The National Company Law Tribunal, Mumbai bench, has allowed an application filed by State Bank of India to initiate insolvency proceedings against Reliance Communications Chairman Anil Ambani with respect to personal guarantee to the extent of Rs 1,200 crore.
The NCLT ordered the appointment of a resolution professional and asked SBI to take the necessary follow-up action.
The State Bank of India (SBI) filed an application under section 95 of the Insolvency and Bankruptcy Code, 2016 (IBC) to initiate personal insolvency proceedings against Anil Ambani in his capacity as a personal guarantor for certain facilities granted to Reliance Communications Limited (RCOM) and Reliance Infratel Limited (RITL) by SBI aggregating to INR 1200 Crore.
As per section 97 (3) of the IBC, the Adjudicating Authority is required to direct the Insolvency and Bankruptcy Board of India (IBBI) to nominate a resolution professional for the insolvency resolution process of a personal guarantor within 7 days from the filing of an application under section 95 of the IBC. However due to the reduced functioning of courts owing to the pandemic, the Adjudicating Authority could not issue these directions as required under law. Meanwhile, Ambani suffered a decree in certain proceedings before the High Court of England and Wales wherein he was directed to repay approximately INR 5450 Crore to certain Chinese Banks. In this backdrop, SBI filed an Interlocutory Application seeking urgent directions from the Adjudicating Authority to the IBBI to nominate a resolution professional under section 97 (3) of the IBC on the apprehension that Chinese Banks may initiate execution proceedings against Mr. Anil Ambani in India.
Ambani resisted such a direction on the grounds that RCOM and RITL were already undergoing corporate insolvency resolution process and resolution plans with respect to both companies are pending approval of the Adjudicating Authority, thereby extinguishing the debt of SBI and other lenders. He argued that by virtue of the approval of the resolution plan, the principal borrowers viz. RCOM and RITL stood discharged and therefore the personal guarantor also stood discharged from his obligations under the personal guarantee. He further argued that the application filed by SBI under section 95 of the IBC cannot be proceeded with until the RCOM and RITL resolution plans were approved by the Adjudicating Authority and all payments under the resolution plan completed.
On the other hand, SBI, argued that section 60 (2) of the IBC itself permits simultaneous proceedings against the Corporate Debtor and personal guarantor and therefore there is no impediment for the Adjudicating Authority to proceed with the hearing of SBI's application. It argued that the approval of the resolution plans of RCOM and RITL at best discharged the liability of the companies from repaying SBI but not the debt itself. Further, it argued that the resolution plans specifically excluded enforcement of guarantees, personal or corporate, from extinguishment. In view of the specific exception and carve out, SBI was well within its rights to invoke and enforce its rights under the personal guarantee. It was further argued that if Mr. Anil Ambani's arguments were to be accepted, huge amounts of public money being written off, despite there being existence of guarantees but lack of recourse for enforcement. We also argued that a discharge of the principal debtor by operation of law in bankruptcy or liquidation proceedings does not absolve the surety from his/her liability.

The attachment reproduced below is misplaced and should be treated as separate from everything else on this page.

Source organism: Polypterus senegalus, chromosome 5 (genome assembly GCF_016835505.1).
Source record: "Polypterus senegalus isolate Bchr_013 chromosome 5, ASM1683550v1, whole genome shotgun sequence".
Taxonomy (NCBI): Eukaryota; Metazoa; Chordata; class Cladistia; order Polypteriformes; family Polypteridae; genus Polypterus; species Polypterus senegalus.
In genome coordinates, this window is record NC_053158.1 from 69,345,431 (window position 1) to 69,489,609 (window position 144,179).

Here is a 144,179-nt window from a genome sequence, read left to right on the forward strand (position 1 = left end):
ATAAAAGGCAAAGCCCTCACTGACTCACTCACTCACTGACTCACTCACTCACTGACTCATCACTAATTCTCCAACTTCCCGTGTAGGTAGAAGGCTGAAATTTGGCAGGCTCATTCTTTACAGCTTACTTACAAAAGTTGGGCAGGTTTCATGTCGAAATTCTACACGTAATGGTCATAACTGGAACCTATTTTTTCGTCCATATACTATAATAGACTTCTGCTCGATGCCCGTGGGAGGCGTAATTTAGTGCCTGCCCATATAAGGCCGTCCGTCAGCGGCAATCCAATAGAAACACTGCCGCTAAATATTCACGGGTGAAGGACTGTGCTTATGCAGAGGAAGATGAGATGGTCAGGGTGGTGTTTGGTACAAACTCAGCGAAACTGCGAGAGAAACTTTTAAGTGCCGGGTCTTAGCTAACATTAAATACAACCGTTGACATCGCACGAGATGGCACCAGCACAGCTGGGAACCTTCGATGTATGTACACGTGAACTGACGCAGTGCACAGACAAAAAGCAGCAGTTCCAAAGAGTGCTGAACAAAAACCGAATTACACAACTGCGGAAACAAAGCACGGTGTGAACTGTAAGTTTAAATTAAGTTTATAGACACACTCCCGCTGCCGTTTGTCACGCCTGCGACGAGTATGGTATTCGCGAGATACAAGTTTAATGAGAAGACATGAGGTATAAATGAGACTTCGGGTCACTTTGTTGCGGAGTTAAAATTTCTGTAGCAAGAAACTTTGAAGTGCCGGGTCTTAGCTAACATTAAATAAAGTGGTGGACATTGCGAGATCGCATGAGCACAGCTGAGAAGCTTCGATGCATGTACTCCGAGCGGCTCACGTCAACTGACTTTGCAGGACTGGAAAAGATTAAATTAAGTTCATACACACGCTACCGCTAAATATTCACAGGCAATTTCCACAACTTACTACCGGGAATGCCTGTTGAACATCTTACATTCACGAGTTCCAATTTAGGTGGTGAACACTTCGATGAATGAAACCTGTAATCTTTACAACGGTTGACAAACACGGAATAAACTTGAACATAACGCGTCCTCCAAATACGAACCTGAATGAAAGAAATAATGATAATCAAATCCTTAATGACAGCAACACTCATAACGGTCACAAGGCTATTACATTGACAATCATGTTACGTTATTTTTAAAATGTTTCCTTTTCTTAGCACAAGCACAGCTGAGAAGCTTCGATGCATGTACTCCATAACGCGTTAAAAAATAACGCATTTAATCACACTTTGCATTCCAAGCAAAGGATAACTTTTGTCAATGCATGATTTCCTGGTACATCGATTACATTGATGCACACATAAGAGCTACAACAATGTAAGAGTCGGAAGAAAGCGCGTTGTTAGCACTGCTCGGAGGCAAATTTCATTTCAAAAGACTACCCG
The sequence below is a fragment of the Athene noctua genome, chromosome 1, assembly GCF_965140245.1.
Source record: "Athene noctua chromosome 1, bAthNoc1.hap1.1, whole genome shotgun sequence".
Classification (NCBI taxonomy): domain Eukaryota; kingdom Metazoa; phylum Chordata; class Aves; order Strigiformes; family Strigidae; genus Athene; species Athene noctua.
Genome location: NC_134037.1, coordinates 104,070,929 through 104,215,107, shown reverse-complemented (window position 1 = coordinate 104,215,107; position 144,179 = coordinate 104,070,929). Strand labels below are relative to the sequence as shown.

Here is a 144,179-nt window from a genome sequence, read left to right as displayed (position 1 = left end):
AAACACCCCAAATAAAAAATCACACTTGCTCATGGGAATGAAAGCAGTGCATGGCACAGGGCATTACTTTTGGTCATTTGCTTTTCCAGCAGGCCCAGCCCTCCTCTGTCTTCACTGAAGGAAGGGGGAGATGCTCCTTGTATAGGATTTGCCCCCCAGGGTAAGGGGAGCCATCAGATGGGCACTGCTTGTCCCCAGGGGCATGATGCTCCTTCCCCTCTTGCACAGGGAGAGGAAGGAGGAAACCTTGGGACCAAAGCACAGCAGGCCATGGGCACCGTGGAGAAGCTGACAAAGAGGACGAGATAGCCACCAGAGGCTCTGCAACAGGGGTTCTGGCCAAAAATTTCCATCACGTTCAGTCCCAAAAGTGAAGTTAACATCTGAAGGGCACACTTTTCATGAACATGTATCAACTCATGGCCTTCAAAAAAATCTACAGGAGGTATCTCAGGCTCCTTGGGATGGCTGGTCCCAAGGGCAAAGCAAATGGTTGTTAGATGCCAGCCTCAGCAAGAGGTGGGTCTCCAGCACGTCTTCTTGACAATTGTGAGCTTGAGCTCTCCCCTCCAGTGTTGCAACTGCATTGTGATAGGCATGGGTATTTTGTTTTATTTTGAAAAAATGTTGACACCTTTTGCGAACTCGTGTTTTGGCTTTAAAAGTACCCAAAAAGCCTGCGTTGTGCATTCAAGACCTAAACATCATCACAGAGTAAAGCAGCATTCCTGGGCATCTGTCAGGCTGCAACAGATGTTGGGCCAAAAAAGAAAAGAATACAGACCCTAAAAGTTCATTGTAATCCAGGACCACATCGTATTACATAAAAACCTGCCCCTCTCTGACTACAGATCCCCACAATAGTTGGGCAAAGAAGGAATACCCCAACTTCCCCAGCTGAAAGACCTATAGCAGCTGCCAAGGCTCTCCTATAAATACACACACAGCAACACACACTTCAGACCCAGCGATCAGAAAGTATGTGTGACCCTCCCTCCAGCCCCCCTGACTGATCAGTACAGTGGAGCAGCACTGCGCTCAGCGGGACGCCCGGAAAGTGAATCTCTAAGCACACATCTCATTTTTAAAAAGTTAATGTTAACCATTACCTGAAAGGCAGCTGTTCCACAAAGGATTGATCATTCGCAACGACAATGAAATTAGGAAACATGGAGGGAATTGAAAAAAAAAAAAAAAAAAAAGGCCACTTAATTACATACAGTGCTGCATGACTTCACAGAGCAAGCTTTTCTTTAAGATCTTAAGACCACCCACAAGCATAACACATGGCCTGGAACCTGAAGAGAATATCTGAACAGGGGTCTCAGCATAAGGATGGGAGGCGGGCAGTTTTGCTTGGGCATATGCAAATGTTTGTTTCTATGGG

After hearing the parties, the NCLT allowed SBI's application and appointed an insolvency resolution professional to examine the application under section 95 of the IBC and submit a report recommending the admission or rejection of the said application.
"It is not in dispute that the Respondent furnished his personal guarantee for the credit facilities availed by RCOM and RITL. When an Application under section 95 of the Code is file by the Creditor, as in this case, the Adjudicating Authority shall within seven days of filing of the Application direct the Board to nominate a resolution professional for the insolvency resolution process. Section 97(3) of the Code doesn‟t provide for any alternative or any option to the Adjudicating Authority to be tardy in making the direction to the Board. The use of the word „shall‟ itself indicates the urgency with which the Application needs to be dealt with. The Authority accordingly has no other option than to issue the direction", observed a bench of Janab Mohammed Ajmal (Judicial Member) and Ravikumar Duraisamy(Technical Member).
The NCLT said both RCom and RITL committed default in repayment in and around January 2017. The accounts were retrospectively declared as non-performing account (NPA) with effect from August 26, 2016, even before loan agreements had been entered into.
"Such retrospective declaration seems rather incongruous, akin to the adage 'putting the cart before the horse'. While debt and default have remained undisputed, the incongruity of the declaration of NPA, has not been raised and contested by the Respondent. Besides, reappraisal of the declaration of the NPA by this Authority would not fall within the ambit of the provisions of the Code, under which the instant Applications have been made," the order said.
SBI was represented by the DSK Legal team comprising Mr. Nirav Shah (Partner) and Mr. Ryan D'souza (Associate), led by Senior Counsel Mr. Venkatesh Dhond. Mr. Anil Ambani was represented by Senior Counsel Mr. Harish Salve and Senior Counsel Mr. J. J. Bhat, who were instructed by M/s. Mulla & Mulla & Cragie Blunt & Caroe.
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